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3 ways to stay active while in retirement

Staying active in retirement is important. Here’s how you can stay energized, put your expertise to use and keep your finances in check in retirement.

  • Planning for retirement should also include preparing for what activities will occupy your time. What are you passionate about that you can dedicate more time to?
  • Staying physically and socially active can help with quality of life in your retirement years.
  • Now that you have more time to do the things you love, getting a part-time job or volunteering might be a fun way to find a new purpose.
  • As always, continue to meet with your financial advisor to make sure you’re sticking to your financial plan.

What can I do in retirement?

When you think about retirement, it always comes back to your financial plan. How much do I need to save for retirement? Will I have enough money to live the lifestyle I want? Are my investments in the right place?

All of these questions are necessary for you and your financial advisor to talk through, but it is also important to enter retirement with quality of life in mind – what makes you feel happy (and healthy)? You just left your job – but you’ve also left opportunities to stay physically, mentally and socially active. With all this new free time, it might be difficult to plan how you’ll spend it.

At each stage of your career, your job gave a sense of purpose and accomplishment. There was something that motivated you to wake up each day and make it better than yesterday. Finding what motivates or interests you could make your days in retirement more exciting and keep you active. While there are many great excuses to fill your day with great movies and TV shows on your couch (you certainly deserve the break), here’s how you can make this stage of your life just as, if not more, fulfilling than prior years.

Stay active

Your long-time routine has changed – you’ve traded your long commutes, traffic jams and 9-to-5 work grind for endless hours of relaxation and leisure. There are plenty of great ways to stay active and create a sense of structure and purpose while in retirement.

One way is to get out and stay active through exercise. You can even create a fitness plan to track and monitor your progress. Maybe you have always wanted to try yoga or spin class, but you didn’t have the time. Now you do. If you, your doctor and/or personal trainer agree that working out would be beneficial for you, this is the time to go for it.

Another way to stay active and engaged is to try a new hobby or build on one you haven’t had time to enjoy. This can include joining a group that meets regularly to play a sport, cards or even paint. Maybe you’ll make new friends who share similar interests. If you enjoy gardening and like having fresh vegetables to cook with, now is a great time to add to your garden or start growing one – big or small. Wellness could include any activity you want; the important thing is to find an activity or hobby that keeps you engaged, happy and healthy.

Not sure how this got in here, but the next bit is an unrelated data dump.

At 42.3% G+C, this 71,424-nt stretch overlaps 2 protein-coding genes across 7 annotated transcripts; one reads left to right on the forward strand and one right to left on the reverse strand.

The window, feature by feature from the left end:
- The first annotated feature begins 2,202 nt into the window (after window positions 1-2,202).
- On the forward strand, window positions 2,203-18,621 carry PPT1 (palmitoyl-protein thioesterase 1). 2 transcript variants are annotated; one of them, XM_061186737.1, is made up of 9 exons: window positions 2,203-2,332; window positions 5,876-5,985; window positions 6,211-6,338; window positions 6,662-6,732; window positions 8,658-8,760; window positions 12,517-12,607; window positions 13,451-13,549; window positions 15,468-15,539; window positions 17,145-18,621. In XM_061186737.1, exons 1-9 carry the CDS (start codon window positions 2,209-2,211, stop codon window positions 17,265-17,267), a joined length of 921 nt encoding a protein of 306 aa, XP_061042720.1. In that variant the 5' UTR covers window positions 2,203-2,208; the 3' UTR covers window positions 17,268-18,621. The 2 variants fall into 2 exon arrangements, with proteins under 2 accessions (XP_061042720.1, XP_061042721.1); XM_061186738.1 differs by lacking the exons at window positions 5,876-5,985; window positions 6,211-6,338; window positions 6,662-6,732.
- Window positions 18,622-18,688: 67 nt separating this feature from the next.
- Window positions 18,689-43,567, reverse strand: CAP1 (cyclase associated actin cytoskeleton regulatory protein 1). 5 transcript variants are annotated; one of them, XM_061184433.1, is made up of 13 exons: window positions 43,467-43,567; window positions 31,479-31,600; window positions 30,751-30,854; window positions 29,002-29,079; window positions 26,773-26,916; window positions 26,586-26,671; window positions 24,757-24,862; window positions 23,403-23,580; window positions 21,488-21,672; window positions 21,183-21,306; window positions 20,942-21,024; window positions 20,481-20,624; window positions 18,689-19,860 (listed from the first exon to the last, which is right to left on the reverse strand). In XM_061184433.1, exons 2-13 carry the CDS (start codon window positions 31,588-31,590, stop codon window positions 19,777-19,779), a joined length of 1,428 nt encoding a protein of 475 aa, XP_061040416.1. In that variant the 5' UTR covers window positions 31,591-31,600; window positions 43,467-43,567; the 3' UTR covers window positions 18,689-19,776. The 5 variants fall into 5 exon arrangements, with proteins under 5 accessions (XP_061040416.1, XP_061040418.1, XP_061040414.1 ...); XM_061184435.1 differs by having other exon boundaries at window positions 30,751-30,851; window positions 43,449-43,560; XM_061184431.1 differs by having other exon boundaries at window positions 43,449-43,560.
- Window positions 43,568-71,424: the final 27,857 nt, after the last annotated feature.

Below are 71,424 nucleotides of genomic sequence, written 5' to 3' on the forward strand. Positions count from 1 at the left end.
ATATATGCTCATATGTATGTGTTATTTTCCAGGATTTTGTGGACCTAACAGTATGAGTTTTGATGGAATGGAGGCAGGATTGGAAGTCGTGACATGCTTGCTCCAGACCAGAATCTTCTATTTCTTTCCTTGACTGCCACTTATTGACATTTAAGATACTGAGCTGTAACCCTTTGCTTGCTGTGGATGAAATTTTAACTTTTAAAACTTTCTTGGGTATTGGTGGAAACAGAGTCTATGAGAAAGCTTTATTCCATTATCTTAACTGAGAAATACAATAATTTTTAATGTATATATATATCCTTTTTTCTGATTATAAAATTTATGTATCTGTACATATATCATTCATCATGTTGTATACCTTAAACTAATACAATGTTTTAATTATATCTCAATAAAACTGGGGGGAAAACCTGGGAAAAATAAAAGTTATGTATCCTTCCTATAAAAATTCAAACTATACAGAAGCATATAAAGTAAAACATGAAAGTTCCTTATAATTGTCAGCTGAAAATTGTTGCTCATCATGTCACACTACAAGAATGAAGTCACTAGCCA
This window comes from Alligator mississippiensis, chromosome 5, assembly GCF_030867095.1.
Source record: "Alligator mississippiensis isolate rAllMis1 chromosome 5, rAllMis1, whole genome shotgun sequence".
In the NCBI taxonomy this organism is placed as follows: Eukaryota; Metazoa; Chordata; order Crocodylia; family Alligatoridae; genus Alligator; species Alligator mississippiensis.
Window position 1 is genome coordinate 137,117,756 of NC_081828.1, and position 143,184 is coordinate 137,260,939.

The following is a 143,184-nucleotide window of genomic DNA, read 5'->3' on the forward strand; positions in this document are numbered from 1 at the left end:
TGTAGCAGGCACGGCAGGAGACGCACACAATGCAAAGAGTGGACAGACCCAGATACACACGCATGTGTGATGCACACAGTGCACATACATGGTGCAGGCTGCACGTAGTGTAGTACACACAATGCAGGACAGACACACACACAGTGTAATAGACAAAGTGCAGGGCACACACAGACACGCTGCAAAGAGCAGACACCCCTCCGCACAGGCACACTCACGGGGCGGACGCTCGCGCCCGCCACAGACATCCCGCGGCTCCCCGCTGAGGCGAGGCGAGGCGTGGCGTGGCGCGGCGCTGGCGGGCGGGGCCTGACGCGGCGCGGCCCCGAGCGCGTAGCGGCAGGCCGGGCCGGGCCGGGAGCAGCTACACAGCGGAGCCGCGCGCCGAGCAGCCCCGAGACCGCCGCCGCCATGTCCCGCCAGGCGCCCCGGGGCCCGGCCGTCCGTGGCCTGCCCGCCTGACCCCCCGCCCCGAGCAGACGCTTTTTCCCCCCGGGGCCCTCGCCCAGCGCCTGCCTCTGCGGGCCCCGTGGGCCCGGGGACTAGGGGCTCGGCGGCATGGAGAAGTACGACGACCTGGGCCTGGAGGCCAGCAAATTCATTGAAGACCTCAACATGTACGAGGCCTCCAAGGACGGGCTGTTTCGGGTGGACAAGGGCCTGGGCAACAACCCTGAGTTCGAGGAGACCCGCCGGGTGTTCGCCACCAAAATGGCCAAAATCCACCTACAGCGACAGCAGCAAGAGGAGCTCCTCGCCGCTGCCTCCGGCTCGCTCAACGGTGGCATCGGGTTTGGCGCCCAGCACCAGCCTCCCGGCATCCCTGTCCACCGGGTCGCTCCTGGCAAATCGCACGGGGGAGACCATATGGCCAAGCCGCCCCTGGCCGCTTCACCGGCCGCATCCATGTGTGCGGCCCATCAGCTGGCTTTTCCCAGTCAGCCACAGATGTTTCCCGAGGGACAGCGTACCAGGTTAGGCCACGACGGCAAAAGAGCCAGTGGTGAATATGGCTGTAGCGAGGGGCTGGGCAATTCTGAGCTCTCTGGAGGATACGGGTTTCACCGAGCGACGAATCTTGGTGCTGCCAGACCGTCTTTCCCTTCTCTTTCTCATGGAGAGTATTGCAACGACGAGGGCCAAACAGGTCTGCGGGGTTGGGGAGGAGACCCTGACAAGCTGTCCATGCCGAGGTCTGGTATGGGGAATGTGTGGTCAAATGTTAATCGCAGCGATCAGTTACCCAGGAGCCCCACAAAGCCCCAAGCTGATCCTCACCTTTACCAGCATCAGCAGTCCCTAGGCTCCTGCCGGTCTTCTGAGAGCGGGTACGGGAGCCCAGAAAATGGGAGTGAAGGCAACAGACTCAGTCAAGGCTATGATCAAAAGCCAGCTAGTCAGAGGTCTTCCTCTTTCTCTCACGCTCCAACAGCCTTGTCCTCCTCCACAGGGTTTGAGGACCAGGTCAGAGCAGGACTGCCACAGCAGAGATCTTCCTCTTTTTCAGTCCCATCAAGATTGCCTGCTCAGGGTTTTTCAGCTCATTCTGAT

Put your expertise to work

If you’re someone who might be missing the routine of working, you could occupy your time with a part-time job. If you are passionate about the previous industry you worked in and would like to give back to your community, it could be fun to explore guest speaking or teaching a course at your local high school or university.

Working part-time in consulting could be another route. Keep in mind, if you are receiving Social Security benefits, your benefits may be lowered if your income exceeds certain limits. In 2023, if you have not reached full retirement age (which is dependent on the year in which you were born), and you are receiving Social Security benefits, the annual income limit is $21,240.1 Income that surpasses that annual amount may result in $1 deducted from your Social Security benefits for every $2 earned above the annual income limit.

In the year that you reach full retirement age, if you are receiving Social Security benefits, your annual income limit is $56,520 and $1 may be deducted from your benefits for every $3 earned above that limit. After you have reached your full retirement age, you are not subject to a reduction in benefits due to income.2

Volunteering at a local non-profit could also be a fulfilling option to consider. If you have expertise in certain fields, like accounting or law, depending on your state and restrictions3, volunteering could be a rewarding way to give back to your community.

Keep your finances in check

During retirement, it is also important to maintain good financial habits, like setting time aside to review and adjust your financial plan. Reviewing your budget, making sure you’re sticking to it and checking in with your advisor on your investment allocation and performance are important habits to keep while in retirement. This is also a good time to double check your account beneficiaries. Your future-self and family will thank you.

1.Social Security Changes – COLA Fact Sheet (Accessed December 2022)
2.Social Security Administration, “Receiving Benefits While Working.”
3.American Bar Association, “Emeritus Pro Bono.” (June 2021)



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